The journalistic pros & cons of Twitter’s new real-time video tool

Twitter just released a video-sharing tool called Vine that makes it easier for people to capture short clips and share them instantly with the world.

Twitter bought a video startup by the same name late last year, and just yesterday CEO Dick Costolo tweeted a video using the Vine app:



As Costolo’s relatively mundane demo shows, each clip is limited to six seconds (apparently that’s the video equivalent of 140 characters), which loop continuously. Peter Kafka at All Things D explains what else sets Vine apart.

There are other apps that do something similar, but one notable difference with Vine is the way you use it — after hitting a “record” button on the app, you hold your thumb on the screen to start filming. Take it off, and the camera stops. You can use the app to create one straight take, or take lots of little shots, and make digital montages or flip-books.

For journalists, this kind of easily created mobile video could be a significant development.

Think of the impact Twitter has made so far on real-time reporting — making everyone, everywhere, a potential instant eyewitness who can share text or a photo with the world. Now think of how that effect is amplified when the public can easily start sharing videos of the same events.

For one, videos have the potential to be more realistic or graphic than a still photo. That’s good when you want to bring the world virtually closer to a news event. But also think of how much more traumatic the bystander documentation of the Empire State Building shooting would have been if the photos of dead victims were instead videos, with action and audio.

This may raise new ethical questions for journalists about how and when to use some citizen-generated videos in their reporting.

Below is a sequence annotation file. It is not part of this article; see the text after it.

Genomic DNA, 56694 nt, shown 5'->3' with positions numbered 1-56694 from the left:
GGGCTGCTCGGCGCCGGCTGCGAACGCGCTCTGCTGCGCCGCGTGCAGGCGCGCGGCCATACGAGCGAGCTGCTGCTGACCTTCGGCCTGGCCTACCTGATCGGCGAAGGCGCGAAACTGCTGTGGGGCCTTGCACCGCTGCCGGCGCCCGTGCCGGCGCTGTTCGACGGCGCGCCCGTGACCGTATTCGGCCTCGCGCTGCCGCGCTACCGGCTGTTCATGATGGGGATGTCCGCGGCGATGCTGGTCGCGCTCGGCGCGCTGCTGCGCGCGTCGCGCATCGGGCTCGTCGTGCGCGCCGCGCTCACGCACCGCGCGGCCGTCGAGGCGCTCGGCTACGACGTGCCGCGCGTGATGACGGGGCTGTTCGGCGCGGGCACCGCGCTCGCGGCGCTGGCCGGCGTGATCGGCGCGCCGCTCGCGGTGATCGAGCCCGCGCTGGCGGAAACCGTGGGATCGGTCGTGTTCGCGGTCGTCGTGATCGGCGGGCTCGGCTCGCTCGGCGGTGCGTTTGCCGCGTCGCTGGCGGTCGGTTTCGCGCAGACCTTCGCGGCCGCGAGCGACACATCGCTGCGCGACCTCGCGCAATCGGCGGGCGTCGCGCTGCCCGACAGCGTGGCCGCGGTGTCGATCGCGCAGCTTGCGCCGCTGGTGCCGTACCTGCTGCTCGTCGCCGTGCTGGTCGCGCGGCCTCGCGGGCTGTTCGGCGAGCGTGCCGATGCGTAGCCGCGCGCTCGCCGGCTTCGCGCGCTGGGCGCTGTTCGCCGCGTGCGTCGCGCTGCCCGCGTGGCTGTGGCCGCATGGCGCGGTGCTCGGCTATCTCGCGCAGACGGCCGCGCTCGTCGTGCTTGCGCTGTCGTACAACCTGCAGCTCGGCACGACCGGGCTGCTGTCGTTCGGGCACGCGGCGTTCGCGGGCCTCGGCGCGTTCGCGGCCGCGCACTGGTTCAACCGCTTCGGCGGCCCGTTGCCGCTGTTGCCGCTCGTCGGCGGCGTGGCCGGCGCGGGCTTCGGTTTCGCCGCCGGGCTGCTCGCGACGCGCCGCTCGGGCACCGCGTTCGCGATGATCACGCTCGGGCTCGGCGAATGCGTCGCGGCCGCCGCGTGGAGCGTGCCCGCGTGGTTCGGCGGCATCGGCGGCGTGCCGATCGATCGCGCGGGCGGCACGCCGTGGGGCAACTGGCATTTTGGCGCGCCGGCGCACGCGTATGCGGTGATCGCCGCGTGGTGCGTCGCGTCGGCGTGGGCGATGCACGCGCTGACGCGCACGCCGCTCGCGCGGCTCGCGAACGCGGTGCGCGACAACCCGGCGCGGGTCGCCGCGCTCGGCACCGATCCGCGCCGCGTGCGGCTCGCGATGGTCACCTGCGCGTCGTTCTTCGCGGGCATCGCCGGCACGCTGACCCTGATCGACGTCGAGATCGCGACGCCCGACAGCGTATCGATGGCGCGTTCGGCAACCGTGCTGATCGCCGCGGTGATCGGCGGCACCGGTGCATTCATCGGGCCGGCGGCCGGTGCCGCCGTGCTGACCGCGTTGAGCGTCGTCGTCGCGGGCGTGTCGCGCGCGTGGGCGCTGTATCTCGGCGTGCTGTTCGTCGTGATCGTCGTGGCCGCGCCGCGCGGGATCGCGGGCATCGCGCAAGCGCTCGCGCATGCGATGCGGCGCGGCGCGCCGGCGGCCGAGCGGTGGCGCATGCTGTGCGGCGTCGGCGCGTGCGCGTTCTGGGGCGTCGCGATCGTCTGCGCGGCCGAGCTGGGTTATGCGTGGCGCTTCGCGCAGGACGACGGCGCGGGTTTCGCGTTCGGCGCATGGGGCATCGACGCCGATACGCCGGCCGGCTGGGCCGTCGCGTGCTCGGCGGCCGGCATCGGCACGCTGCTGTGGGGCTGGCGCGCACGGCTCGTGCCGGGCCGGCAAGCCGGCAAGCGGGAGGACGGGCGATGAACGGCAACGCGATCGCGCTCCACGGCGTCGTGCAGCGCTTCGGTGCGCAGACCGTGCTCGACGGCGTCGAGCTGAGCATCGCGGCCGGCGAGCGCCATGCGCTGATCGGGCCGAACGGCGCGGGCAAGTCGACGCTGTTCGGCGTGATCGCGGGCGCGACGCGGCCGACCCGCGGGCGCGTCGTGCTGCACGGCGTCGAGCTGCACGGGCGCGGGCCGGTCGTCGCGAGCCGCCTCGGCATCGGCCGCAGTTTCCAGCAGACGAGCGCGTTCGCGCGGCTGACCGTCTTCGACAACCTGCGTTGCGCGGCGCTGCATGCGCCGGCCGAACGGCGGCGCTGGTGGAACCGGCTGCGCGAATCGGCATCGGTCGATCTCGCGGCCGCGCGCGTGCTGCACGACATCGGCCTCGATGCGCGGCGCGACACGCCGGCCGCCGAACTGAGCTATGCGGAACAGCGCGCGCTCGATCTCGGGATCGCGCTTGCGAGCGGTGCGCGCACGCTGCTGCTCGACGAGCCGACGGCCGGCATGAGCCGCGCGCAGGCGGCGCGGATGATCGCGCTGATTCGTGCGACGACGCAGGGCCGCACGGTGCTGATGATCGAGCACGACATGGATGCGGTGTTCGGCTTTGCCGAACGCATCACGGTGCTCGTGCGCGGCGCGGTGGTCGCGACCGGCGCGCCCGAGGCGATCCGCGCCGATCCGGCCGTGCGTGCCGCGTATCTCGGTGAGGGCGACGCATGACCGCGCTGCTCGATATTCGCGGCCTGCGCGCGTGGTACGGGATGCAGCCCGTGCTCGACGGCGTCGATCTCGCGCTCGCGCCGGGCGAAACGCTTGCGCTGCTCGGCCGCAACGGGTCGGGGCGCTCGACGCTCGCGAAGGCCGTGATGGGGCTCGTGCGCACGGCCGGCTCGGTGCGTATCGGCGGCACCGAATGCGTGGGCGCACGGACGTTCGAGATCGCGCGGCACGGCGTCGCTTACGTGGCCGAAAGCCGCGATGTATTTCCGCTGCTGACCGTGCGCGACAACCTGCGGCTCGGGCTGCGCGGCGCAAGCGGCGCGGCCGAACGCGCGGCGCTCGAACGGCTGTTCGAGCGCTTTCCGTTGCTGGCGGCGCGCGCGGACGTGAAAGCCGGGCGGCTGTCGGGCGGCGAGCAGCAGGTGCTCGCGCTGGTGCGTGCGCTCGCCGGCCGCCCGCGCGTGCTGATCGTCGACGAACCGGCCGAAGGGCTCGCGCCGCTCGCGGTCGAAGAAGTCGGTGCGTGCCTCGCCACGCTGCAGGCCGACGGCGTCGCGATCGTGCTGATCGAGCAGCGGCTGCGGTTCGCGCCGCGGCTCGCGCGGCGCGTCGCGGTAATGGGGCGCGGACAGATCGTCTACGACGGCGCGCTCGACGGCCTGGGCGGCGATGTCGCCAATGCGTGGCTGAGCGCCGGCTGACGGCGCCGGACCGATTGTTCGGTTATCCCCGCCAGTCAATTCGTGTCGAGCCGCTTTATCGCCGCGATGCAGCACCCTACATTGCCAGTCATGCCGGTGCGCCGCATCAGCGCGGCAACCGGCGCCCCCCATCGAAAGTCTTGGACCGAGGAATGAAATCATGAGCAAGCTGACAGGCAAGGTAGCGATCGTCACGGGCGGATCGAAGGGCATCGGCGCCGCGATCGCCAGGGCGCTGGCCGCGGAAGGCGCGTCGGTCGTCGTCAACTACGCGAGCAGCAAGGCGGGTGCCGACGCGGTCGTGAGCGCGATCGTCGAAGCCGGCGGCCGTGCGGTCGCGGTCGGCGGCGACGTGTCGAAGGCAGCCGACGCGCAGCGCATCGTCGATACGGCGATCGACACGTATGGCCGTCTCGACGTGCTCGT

At the same time, it gives journalists fewer options for balancing ethical concerns. For instance, with a news photo you can quickly crop or blur specific areas the public shouldn’t see. When dealing with a video, that’s much harder to do.

Of course, that same fact would make videos posted with Vine harder for a user to fake. Not impossible, of course. But much harder than just, say, grabbing a shark fin off Google Images and pasting it into an image of a flooded New Jersey neighborhood.

Twitter is launching Vine as a standalone app, first for iPhones, that will share videos to Twitter.

Here are some reactions and videos from journalists:

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  • http://www.buraq-technologies.com/ ambreen11

    Great post on the journalistic pros and cons of twitters new real time video tool. Its really helpful post. Great information you have here. Highly effective to learn. Thanks

  • http://twitter.com/paulmwatson Paul Watson

    I just saw the dolphin trapped in the canal on Vine and it felt more like CNN video reporting than a LOLcat animated gif.

  • NateBowman

    “This may raise new ethical questions for journalists about how and when to use some citizen-generated videos in their reporting.

    At the same time, it gives journalists fewer options for balancing ethical concerns. For instance, with a news photo you can quickly crop or blur specific areas the public shouldn’t see. When dealing with a video, that’s much harder to do.”

    This sounds like a pre-emptive excuse for not performing due diligence and for succumbing to the desire to scoop and get more page clicks.

    The ethical questions are actually exactly the same.
    Is it newsworthy?
    How much harm will it do?
    Where does this item lie in the balance between privacy and the public interest.
    Stuff like that.
    If I’m wrong, Mr. Sonderman, please tell me what the new ethical questions are.

    That it may be harder to deal with a video, doesn’t mean the journalist is not obligated to deal with it.

    Mr. Sonderman is confusing technical difficulties with ethical ones.
    And creating a need for “experts” to educate us, when the ethics are actually quite simple.

  • Jeff Sonderman

    Technically is is video — in an mp4 format. But I see your point about its similarity in form to an animated GIF.

  • http://www.facebook.com/profile.php?id=520851003 Keith Shaw

    There’s also not much you can say or show in six seconds that offers a whole lot of value other than “Hey, look at this thing” or “see who I’m with”. I’d look more at sites like Tout, which offer 15-second (45-second clips for premium users) clips that can be sent out via Twitter and Facebook.

  • http://twitter.com/jcburns J.C.Burns

    This just in: Animated GIFs are NOT video. It’s not a video tool. It’s an animated GIF tool. Think about the content you would enjoy seeing in an endless loop in an endless loop in an endless loop in an endless loop in an endless loop in an endless loop…